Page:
Velocity:  speed in a certain direction. (Velocity = Distance divided by Time)

Acceleration:  the rate at which velocity changes with time.  (Decelerate)
(Acceleration = Velocity divided by Time)

Force:  a push or pull that starts, stops, or changes the motion of an object.
(Force = Mass x Acceleration – Measured in Newtons)

Gravity:  the force that draws any two bodies together.

Weight:  the force exerted on an object by gravity.

Work:  the amount of energy used when a force is used to move an object.  Measured in Joules.
(Work = Force x Distance)

I have pulled some online word problem worksheets covering velocity, acceleration, force, etc. and am looking for a workbook that would cover some of these types of problems (or may use problems from the Science Explorer book or others)….

Teacher Resource for Sound and Light Waves - Home:

Prentice Hall Science Explorer: Sound and Light (using experiments on sound from this and library books)

Prints-outs on Waves

Eyewitness Light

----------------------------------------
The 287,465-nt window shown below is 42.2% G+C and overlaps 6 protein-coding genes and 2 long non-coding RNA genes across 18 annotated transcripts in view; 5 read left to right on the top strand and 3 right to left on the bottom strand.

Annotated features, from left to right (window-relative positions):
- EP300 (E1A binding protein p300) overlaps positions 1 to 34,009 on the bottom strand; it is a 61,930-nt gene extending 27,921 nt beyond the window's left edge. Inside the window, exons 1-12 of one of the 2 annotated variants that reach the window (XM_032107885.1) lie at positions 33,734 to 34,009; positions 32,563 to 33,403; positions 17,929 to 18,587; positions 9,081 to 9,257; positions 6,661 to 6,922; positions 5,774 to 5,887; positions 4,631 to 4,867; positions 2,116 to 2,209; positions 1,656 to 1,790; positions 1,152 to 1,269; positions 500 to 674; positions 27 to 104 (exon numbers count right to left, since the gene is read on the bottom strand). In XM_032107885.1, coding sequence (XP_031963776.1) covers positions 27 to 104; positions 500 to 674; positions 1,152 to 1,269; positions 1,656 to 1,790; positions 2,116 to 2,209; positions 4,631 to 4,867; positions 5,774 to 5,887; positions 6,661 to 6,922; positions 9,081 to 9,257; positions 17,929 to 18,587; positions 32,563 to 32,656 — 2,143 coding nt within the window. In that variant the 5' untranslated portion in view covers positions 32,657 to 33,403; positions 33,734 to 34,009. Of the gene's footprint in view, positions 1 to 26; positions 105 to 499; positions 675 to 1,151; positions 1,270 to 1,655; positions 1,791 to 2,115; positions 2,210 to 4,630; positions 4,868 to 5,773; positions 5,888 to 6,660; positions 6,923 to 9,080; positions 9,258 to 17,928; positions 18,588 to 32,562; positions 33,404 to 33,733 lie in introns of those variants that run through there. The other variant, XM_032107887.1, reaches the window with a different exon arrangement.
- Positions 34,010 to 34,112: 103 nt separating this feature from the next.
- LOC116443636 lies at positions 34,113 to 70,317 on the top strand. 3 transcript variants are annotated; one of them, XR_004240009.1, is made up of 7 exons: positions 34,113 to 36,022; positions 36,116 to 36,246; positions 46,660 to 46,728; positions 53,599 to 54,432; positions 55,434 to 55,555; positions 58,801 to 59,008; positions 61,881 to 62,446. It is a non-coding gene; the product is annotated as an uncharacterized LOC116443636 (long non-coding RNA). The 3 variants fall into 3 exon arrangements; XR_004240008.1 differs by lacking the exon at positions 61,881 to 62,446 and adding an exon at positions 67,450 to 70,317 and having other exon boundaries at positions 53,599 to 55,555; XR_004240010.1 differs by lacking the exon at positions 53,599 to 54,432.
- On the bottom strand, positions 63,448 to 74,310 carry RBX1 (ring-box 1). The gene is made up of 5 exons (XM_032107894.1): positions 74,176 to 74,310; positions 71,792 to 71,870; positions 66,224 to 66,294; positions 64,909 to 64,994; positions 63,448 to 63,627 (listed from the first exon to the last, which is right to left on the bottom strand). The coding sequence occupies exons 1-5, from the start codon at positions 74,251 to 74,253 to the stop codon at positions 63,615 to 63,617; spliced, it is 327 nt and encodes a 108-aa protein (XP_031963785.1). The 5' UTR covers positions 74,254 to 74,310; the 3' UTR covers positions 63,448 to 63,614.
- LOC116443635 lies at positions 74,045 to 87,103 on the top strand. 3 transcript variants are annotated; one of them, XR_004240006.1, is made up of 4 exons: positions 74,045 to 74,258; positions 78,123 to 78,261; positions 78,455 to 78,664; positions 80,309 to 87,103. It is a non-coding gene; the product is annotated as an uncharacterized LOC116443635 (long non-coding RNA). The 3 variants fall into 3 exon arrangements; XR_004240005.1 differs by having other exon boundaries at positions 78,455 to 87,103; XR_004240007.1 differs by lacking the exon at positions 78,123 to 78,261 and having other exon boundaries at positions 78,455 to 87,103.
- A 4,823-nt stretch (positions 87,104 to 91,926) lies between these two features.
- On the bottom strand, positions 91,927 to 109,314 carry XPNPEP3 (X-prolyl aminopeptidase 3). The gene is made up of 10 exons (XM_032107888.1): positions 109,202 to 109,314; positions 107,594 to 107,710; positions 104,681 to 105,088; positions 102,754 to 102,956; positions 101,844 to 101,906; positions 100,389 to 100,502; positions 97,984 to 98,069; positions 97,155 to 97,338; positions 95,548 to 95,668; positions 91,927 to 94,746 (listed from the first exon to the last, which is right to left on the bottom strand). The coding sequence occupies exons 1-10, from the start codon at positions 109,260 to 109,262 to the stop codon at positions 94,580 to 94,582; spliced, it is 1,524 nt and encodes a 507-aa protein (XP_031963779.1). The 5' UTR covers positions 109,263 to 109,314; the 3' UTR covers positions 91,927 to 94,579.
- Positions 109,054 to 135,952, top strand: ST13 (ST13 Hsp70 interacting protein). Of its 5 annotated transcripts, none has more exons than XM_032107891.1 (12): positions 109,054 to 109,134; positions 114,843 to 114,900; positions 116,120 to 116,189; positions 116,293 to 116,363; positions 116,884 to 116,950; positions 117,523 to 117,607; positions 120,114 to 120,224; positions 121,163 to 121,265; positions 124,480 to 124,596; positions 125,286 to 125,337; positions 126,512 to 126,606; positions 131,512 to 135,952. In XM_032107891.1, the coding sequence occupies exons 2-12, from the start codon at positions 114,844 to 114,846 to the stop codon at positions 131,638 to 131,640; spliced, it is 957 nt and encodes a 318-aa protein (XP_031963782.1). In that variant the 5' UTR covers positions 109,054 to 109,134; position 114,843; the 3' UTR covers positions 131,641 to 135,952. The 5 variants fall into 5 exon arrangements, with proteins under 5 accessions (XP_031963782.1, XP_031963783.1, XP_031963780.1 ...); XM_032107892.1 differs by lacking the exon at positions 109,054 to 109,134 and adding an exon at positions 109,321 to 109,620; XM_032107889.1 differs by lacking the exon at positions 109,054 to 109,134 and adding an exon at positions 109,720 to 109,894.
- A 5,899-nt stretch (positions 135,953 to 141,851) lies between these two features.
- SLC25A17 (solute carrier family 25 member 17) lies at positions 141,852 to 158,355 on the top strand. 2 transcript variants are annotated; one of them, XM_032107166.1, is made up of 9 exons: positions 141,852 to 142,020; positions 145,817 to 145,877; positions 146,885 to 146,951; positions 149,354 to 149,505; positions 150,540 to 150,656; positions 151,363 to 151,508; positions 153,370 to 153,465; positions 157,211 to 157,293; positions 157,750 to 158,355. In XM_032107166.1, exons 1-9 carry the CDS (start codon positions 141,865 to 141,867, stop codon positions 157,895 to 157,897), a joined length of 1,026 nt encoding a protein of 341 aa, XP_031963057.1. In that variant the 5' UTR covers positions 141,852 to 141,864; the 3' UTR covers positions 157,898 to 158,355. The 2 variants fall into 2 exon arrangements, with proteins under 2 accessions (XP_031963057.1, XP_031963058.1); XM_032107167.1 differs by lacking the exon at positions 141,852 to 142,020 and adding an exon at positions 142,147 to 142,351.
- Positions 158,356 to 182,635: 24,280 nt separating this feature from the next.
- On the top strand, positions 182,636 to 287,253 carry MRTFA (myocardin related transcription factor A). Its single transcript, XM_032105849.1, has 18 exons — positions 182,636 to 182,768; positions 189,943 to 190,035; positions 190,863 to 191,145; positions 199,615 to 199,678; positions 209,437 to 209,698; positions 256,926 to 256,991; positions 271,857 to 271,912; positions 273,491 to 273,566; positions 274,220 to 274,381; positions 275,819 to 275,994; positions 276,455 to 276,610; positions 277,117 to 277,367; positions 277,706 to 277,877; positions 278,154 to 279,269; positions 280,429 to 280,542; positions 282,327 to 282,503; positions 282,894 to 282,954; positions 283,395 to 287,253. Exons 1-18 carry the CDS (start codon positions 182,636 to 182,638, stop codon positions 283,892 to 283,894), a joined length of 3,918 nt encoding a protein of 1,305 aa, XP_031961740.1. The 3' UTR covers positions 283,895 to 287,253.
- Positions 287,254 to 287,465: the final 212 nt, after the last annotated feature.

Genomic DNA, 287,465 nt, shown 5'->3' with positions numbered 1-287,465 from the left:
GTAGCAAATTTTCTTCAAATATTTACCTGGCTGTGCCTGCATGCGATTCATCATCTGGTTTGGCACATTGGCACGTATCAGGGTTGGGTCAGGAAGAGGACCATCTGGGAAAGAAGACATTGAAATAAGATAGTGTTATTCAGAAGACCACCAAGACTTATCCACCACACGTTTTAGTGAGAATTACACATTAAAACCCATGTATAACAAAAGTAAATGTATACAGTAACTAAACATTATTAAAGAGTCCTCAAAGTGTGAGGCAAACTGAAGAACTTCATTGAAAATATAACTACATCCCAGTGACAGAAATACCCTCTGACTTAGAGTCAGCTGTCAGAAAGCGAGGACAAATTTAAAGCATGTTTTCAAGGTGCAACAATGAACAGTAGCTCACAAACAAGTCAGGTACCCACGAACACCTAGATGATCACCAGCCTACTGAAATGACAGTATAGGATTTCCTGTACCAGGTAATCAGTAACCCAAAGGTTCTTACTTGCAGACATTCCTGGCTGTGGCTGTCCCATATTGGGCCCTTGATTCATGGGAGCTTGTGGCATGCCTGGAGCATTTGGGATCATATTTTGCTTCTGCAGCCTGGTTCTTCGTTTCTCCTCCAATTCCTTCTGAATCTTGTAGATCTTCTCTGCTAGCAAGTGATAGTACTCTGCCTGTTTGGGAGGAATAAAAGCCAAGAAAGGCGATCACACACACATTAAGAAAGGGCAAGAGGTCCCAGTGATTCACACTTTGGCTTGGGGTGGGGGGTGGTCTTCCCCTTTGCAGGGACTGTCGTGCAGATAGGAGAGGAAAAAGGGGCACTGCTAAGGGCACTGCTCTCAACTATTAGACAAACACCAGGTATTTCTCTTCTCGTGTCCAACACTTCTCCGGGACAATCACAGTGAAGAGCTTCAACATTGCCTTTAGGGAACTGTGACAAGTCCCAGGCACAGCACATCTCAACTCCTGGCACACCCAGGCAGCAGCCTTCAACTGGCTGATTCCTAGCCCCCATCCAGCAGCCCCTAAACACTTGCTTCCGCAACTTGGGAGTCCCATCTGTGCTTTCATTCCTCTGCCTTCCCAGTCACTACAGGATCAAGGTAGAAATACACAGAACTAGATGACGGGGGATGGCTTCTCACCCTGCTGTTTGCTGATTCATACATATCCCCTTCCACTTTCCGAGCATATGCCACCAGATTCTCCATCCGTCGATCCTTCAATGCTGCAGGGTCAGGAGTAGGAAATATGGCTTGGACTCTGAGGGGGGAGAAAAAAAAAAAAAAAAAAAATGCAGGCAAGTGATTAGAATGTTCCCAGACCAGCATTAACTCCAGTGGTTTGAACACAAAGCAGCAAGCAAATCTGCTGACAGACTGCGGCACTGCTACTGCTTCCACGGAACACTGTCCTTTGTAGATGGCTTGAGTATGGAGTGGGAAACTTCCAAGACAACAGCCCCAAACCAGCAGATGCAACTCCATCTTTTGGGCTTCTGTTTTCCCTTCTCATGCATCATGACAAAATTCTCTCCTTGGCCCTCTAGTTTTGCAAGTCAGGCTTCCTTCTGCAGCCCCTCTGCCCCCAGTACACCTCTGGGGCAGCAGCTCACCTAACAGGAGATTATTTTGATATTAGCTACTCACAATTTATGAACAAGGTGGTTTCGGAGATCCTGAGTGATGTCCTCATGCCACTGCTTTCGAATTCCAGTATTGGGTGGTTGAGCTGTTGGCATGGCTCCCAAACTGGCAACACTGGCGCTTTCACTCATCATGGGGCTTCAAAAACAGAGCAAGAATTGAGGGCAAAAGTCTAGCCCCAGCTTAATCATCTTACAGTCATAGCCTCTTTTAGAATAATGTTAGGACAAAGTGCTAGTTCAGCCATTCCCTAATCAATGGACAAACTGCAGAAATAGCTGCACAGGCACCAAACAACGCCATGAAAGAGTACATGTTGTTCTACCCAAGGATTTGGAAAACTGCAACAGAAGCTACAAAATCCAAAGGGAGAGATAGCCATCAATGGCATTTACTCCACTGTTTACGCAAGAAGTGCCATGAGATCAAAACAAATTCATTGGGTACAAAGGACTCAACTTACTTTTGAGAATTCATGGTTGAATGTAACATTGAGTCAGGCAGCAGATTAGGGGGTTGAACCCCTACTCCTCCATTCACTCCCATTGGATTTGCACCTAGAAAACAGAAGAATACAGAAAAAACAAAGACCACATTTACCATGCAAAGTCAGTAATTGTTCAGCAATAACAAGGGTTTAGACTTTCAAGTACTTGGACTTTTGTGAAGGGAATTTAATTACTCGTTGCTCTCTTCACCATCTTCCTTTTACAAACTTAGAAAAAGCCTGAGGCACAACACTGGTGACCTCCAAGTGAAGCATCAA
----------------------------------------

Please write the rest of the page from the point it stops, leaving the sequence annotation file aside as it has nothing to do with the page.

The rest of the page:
Shiny Science Book and Kit (Sterling Publishing) (using this for light related experiments)

Spectroscope with instructions (Home Science Tools)

Lens set with activity guide (Home Science Tools)

I can Do: Light and Color (kit with 10 experiments related to light)

Crystal Radio

Crystal Radio Kit

Library Books for Sound:

Exploring Sound, Ed Catherall (pgs. 12-31 and 42-43)

The Science of Sound, Steve Parker

Let’s Investigate Science: Light and Sound, Peter Lafferty (chapter 4)

Smart Science: Sound and Light, Robert Snedden (pgs. 5-15)

The Young Oxford Library of Science, Volume 6:  Light and Sound, Jonathan Allday
(pgs. 34 – 45)

Library Books for Light:

May use the Light portions of the above three books, or:

Science Projects: Light, Trevor Day

Experiments with Light and Mirrors, Robert Gardner

Experiment with Light, Bryan Murphy

Bouncing and Bending Light, Barbara Taylor

Exploring Light, Ed Catherall

Easy Genius Science Projects with Light, Robert Gardner

Science Answers: Light, from Sun to Bulbs, Christopher Cooper

The Way it Works: Light, Neil Ardley

Dazzling Science Projects with Light and Color, Robert Gardner

Science at Work: Light, Prisms, Rainbows, and Colors, Gina Hamilton

Memory Work:

Acoustics:  the study of sound and how it travels within a space.

Amplifier:  an electronic device that magnifies the strength of a signal, such as an electrical signal.

Amplitude:  the strength of a wave, or the distance from the top of a wave crest to the low
point (trough) of the wave.

Cochlea: a coiled tube in the inner ear where vibrations from sound waves are changed into
electrical impulses and sent to the brain, which interprets them as sound.